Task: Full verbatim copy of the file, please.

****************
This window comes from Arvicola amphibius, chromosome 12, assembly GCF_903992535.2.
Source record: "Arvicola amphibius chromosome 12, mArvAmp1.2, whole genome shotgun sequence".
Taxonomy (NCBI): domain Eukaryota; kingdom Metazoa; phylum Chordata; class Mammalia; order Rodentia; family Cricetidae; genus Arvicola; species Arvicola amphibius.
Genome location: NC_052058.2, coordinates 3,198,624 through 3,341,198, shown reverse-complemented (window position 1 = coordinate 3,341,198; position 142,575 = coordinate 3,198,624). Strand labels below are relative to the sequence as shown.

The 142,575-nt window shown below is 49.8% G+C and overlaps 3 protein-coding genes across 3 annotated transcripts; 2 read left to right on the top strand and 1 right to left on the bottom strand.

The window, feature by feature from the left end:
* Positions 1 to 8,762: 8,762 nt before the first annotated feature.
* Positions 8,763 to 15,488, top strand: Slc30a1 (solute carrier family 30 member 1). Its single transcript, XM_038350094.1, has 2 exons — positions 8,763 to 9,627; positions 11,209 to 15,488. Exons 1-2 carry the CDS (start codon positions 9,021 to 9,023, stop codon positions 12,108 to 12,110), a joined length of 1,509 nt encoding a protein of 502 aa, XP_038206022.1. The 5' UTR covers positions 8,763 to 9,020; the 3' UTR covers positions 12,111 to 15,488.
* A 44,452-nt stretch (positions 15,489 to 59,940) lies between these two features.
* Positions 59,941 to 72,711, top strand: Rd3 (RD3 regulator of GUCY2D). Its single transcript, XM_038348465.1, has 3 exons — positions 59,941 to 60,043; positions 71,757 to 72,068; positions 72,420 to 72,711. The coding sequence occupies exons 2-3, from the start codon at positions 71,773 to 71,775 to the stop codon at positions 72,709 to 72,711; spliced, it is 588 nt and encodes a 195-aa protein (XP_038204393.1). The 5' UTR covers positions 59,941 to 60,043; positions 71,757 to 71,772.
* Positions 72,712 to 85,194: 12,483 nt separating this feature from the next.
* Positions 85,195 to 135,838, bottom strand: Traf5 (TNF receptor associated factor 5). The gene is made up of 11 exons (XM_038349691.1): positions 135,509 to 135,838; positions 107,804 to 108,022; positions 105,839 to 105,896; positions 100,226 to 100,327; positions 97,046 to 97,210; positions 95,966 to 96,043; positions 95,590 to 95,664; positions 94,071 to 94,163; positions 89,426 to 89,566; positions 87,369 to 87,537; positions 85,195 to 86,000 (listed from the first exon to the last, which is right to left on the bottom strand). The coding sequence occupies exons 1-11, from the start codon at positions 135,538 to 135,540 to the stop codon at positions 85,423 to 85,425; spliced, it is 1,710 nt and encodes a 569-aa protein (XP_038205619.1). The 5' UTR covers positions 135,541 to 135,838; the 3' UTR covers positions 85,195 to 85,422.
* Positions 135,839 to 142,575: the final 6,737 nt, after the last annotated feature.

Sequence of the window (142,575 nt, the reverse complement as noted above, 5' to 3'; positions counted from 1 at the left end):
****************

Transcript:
This window comes from Arvicola amphibius, chromosome 12, assembly GCF_903992535.2.
Source record: "Arvicola amphibius chromosome 12, mArvAmp1.2, whole genome shotgun sequence".
Taxonomy (NCBI): domain Eukaryota; kingdom Metazoa; phylum Chordata; class Mammalia; order Rodentia; family Cricetidae; genus Arvicola; species Arvicola amphibius.
Genome location: NC_052058.2, coordinates 3,198,624 through 3,341,198, shown reverse-complemented (window position 1 = coordinate 3,341,198; position 142,575 = coordinate 3,198,624). Strand labels below are relative to the sequence as shown.

The 142,575-nt window shown below is 49.8% G+C and overlaps 3 protein-coding genes across 3 annotated transcripts; 2 read left to right on the top strand and 1 right to left on the bottom strand.

The window, feature by feature from the left end:
* Positions 1 to 8,762: 8,762 nt before the first annotated feature.
* Positions 8,763 to 15,488, top strand: Slc30a1 (solute carrier family 30 member 1). Its single transcript, XM_038350094.1, has 2 exons — positions 8,763 to 9,627; positions 11,209 to 15,488. Exons 1-2 carry the CDS (start codon positions 9,021 to 9,023, stop codon positions 12,108 to 12,110), a joined length of 1,509 nt encoding a protein of 502 aa, XP_038206022.1. The 5' UTR covers positions 8,763 to 9,020; the 3' UTR covers positions 12,111 to 15,488.
* A 44,452-nt stretch (positions 15,489 to 59,940) lies between these two features.
* Positions 59,941 to 72,711, top strand: Rd3 (RD3 regulator of GUCY2D). Its single transcript, XM_038348465.1, has 3 exons — positions 59,941 to 60,043; positions 71,757 to 72,068; positions 72,420 to 72,711. The coding sequence occupies exons 2-3, from the start codon at positions 71,773 to 71,775 to the stop codon at positions 72,709 to 72,711; spliced, it is 588 nt and encodes a 195-aa protein (XP_038204393.1). The 5' UTR covers positions 59,941 to 60,043; positions 71,757 to 71,772.
* Positions 72,712 to 85,194: 12,483 nt separating this feature from the next.
* Positions 85,195 to 135,838, bottom strand: Traf5 (TNF receptor associated factor 5). The gene is made up of 11 exons (XM_038349691.1): positions 135,509 to 135,838; positions 107,804 to 108,022; positions 105,839 to 105,896; positions 100,226 to 100,327; positions 97,046 to 97,210; positions 95,966 to 96,043; positions 95,590 to 95,664; positions 94,071 to 94,163; positions 89,426 to 89,566; positions 87,369 to 87,537; positions 85,195 to 86,000 (listed from the first exon to the last, which is right to left on the bottom strand). The coding sequence occupies exons 1-11, from the start codon at positions 135,538 to 135,540 to the stop codon at positions 85,423 to 85,425; spliced, it is 1,710 nt and encodes a 569-aa protein (XP_038205619.1). The 5' UTR covers positions 135,541 to 135,838; the 3' UTR covers positions 85,195 to 85,422.
* Positions 135,839 to 142,575: the final 6,737 nt, after the last annotated feature.

Sequence of the window (142,575 nt, the reverse complement as noted above, 5' to 3'; positions counted from 1 at the left end):